The Association of Independent Financial Advisers (AIFA) is urging members to challenge the Financial Services Authority (FSA) over proposals to force advisers to compensate clients invested in Arch Cru.
The regulator launched a three-month consultation on establishing a £100m compensation fund last month, saying it already has evidence of "widespread mis-selling".
Under the scheme, advisers who recommended the Arch Cru funds would be forced to carry out a past business review using an FSA template and, where mis-selling is found, compensate their customers.
It is the first time the regulator has proposed using its power to develop redress schemes, but AIFA said it is not using the power correctly.
Policy director Chris Hannant said the organisation was "deeply concerned" about the implications of the redress plan, particularly as it may put a number of IFAs out of business.
"The FSA must explain why a redress scheme is necessary and why it has dismissed the other options for consumer redress," Hannant said.
"Consumers have not been left in the lurch - they have the power to seek redress now. The FSA's power to develop redress schemes was granted in order to tackle issues of industry wide systemic risk, such as PPI.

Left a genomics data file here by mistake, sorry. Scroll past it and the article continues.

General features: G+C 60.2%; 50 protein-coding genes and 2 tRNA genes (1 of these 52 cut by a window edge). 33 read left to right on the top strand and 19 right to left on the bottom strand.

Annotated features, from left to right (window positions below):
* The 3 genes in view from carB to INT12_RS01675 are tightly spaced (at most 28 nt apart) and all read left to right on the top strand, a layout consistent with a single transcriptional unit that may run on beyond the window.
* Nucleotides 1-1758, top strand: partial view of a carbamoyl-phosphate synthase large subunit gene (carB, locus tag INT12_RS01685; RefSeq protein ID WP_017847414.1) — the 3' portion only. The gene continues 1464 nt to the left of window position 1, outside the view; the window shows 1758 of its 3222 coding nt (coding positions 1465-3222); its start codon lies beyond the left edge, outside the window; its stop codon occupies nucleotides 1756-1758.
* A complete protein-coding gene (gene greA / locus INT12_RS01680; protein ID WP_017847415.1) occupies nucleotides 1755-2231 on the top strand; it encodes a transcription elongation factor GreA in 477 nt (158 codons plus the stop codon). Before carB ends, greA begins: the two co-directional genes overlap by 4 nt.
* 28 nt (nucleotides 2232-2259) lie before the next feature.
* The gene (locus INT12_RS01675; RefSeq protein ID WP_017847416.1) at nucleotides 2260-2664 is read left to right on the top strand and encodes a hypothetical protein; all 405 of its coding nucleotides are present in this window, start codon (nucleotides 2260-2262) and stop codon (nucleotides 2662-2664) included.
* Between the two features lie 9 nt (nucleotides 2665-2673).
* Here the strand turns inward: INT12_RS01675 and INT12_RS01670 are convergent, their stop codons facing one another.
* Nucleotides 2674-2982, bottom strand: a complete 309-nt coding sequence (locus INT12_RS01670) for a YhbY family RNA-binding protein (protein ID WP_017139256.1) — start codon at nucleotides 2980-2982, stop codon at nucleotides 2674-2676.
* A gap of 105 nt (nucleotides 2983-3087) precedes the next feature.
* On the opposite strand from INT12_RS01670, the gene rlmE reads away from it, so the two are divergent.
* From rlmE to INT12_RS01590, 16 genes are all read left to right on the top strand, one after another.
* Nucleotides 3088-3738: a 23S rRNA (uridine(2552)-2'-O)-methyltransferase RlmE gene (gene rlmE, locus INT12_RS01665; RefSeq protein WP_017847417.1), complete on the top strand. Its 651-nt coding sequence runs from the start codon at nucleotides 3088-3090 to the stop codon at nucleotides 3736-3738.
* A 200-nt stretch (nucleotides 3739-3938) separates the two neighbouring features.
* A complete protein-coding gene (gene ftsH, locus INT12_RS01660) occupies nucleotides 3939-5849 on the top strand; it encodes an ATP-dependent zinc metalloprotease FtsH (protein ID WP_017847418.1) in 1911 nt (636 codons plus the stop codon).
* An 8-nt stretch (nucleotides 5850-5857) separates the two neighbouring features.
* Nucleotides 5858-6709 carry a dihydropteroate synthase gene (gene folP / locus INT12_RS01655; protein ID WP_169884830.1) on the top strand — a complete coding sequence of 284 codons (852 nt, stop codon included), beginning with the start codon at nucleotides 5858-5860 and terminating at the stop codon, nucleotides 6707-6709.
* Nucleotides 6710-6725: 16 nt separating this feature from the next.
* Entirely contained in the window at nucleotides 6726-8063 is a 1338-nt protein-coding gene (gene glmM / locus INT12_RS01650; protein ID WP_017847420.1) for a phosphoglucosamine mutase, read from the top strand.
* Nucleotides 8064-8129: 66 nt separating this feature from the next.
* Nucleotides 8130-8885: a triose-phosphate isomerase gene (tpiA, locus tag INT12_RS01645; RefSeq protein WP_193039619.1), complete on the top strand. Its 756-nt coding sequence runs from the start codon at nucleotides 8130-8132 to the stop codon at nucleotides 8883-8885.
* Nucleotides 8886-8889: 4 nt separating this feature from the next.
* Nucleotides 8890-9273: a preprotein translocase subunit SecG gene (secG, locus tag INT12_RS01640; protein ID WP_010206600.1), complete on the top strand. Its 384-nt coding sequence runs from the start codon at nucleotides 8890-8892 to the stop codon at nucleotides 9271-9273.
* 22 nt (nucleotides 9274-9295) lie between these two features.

"It was not intended to be used for a single regulated entity such as Arch Cru. A redress scheme, in this instance, is therefore inappropriate and threatens to damage the long-term sustainability of the profession."
>>Read more on the implications of the FSA's Arch Cru proposals HERE<<
Redress schemes as a whole were damaging the IFA profession, Hannant said, with compensation payments for 2012 running to almost three times what the FSA itself considers affordable.
"We are urging advisers to consider how this scheme will affect them, directly and indirectly, and to submit their thoughts to the FSA's consultation," he said.
"Advisers should consider the cost of reviewing files, as well as the impact the scheme will have on their insurance.
"The FSA must focus on regulatory responses that are fair and proportionate. This is neither, and we urge advisers to make sure their voice is heard by regulators."
Advisers can respond to the consultation by emailing [email protected]
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